because Ms. Colson does not "identify prior
constitutional violations." [Defs.' Br. at 9]. In
response, Ms. Colson concedes that she does not allege prior
constitutional violations by the City of Alcoa's
officers. [PL's Br. at 15-17]. But she contends that an
inadequate-training theory does not always require assertions
of prior violations to establish deliberate indifference.
[Id. at 15-16]. According to Ms. Colson, allegations
of prior constitutional misconduct are unnecessary when a
plaintiffs allegations support an inference that a
municipality's failure to train is so egregious that
future constitutional infringements are inevitable.
[Id. at 15]. Ms. Colson is correct on this point.
plaintiff can establish that inadequate-training is the
product of deliberate indifference "in one of two
ways." Shadrick v. Hopkins County, 805 F.3d
724, 738 (6th Cir. 2015). He can plead sufficient facts
showing (1) the municipality's officers engaged in a
pattern of comparable constitutional violations or
(2) "a single violation of federal rights, accompanied
by a showing that [the municipality] has failed to train its
employees to handle recurring situations presenting an
obvious potential" for a violation. Id. at
738-39 (quoting Bryan Cty., 520 U.S. at 409). An
allegation of a pattern of similar misconduct-the first of
the two approaches-is the "ordinar[y]" or
traditional way for a plaintiff to establish an
inadequate-training theory. See Connick, 563 U.S. at
62. This is so because repetitive wrongdoing by officers who
exercise their discretion is a sure sign that those officers
require additional training, and it should be "plainly
obvious to the city policymakers." Bryan Cty.,
520 U.S. at 407 (quoting Canton, 489 U.S. at 390
Supreme Court has acknowledged "the possibility, "
"in a narrow range of circumstances, "
Connick, 563 U.S. at 63 (quoting id. at
409), that a municipal policymaker's deliberate
indifference "could" arise without a pattern of
prior constitutional misconduct, Bryan Cty., 520
U.S. at 409. This is where the second of the two approaches
has its application. The Supreme Court confined this second
approach to cases in which there is (1) a "likelihood
that [a] situation will recur" (2) with such a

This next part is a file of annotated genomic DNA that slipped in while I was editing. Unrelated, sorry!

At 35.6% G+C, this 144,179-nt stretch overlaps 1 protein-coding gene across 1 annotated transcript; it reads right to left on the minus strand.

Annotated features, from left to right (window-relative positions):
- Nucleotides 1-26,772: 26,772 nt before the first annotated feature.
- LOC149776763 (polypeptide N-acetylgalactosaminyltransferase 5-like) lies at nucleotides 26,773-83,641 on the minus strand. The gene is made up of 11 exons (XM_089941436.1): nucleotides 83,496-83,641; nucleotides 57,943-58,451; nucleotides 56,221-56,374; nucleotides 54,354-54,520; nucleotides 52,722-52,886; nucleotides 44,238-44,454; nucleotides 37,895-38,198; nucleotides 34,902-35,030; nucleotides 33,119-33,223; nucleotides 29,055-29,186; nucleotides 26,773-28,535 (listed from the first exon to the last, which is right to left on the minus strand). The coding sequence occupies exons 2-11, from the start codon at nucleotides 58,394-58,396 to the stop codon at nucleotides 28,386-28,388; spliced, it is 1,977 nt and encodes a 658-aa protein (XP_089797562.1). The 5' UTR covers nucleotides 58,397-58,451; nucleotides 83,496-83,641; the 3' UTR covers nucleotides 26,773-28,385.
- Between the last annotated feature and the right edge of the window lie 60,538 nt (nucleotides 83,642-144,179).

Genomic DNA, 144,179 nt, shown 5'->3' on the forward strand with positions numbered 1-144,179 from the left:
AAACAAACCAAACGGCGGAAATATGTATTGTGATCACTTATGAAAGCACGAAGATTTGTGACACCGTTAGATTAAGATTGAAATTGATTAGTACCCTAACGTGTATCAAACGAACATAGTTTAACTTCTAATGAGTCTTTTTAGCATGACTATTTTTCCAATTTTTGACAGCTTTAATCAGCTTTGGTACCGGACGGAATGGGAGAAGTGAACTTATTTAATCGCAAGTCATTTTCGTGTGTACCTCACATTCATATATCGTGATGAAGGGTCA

"high degree of predictability" that "an
officer lacking specific tools to handle that situation will
violate citizens' rights." Id. at 409-10.
To flesh out these elements, the Supreme Court provided the
hypothetical of a municipality that arms its officers and
then mobilizes them into the public to capture absconding
felons without training them to use proper force.
Canton, 489 U.S. at 390 n. 10; Connick, 563
U.S. at 63-64. "Given the known frequency with
which police attempt to arrest fleeing felons and the
'predictability that an officer lacking specific
tools to handle that situation will violate citizens'
rights, " the consequences of the municipality's
failure to train the officers "could be so patently
obvious" that the municipality could be liable without a
pattern of previous violations. Connick, 563 U.S. at
63-64 (emphasis added) (quotation omitted).
City of Alcoa, however, attempts to procure dismissal of Ms.
Colson's municipal liability claims by relying solely on
the first approach; it makes no effort to perform any
analysis as to whether Ms. Colson's municipal liability
claims suffice under the equally viable, though narrow,
second approach. Even if Ms. Colson's claims are
insufficient under the first approach, as the City of Alcoa
contends they are, they may still pass muster under the
second approach, as Ms. Colson contends they do. The Court
therefore deems the City of Alcoa's argument to be
incomplete. See McPherson v. Kelsey, 125 F.3d 989,
995-96 (6th Cir. 1997) ("[I]ssues adverted to in a
perfunctory manner, unaccompanied by some effort at developed
argumentation, are deemed waived. It is not sufficient for a
party to mention a possible argument in the most skeletal
way, leaving the court to . . . put flesh on its bones."
(quotation omitted)). As a result, the Court will decline its
invitation to dismiss Ms. Colon's municipal liability
claims. In allowing the municipal liability claims against
the City of Alcoa to remain intact, however, the Court will
dismiss the official-capacity claims against Chief Potter,
Lieutenant Fletcher, Officer Cook, and Officer Wilson because
they are duplicative. See Thorpe ex rel. D.T. v.
Breathitt Cty. Bd. of Educ, 932 F.Supp.2d 799, 802 (E.D.
Ky. 2013) ("[W]hen a § 1983 complaint asserts a
claim against a municipal entity and a municipal official in
his or her official capacity, federal courts will dismiss the
official-capacity claim." (citing Claiborne
County, 103 F.3d at 509)).
Chief Potter and Lieutenant Fletcher: Supervisory Liability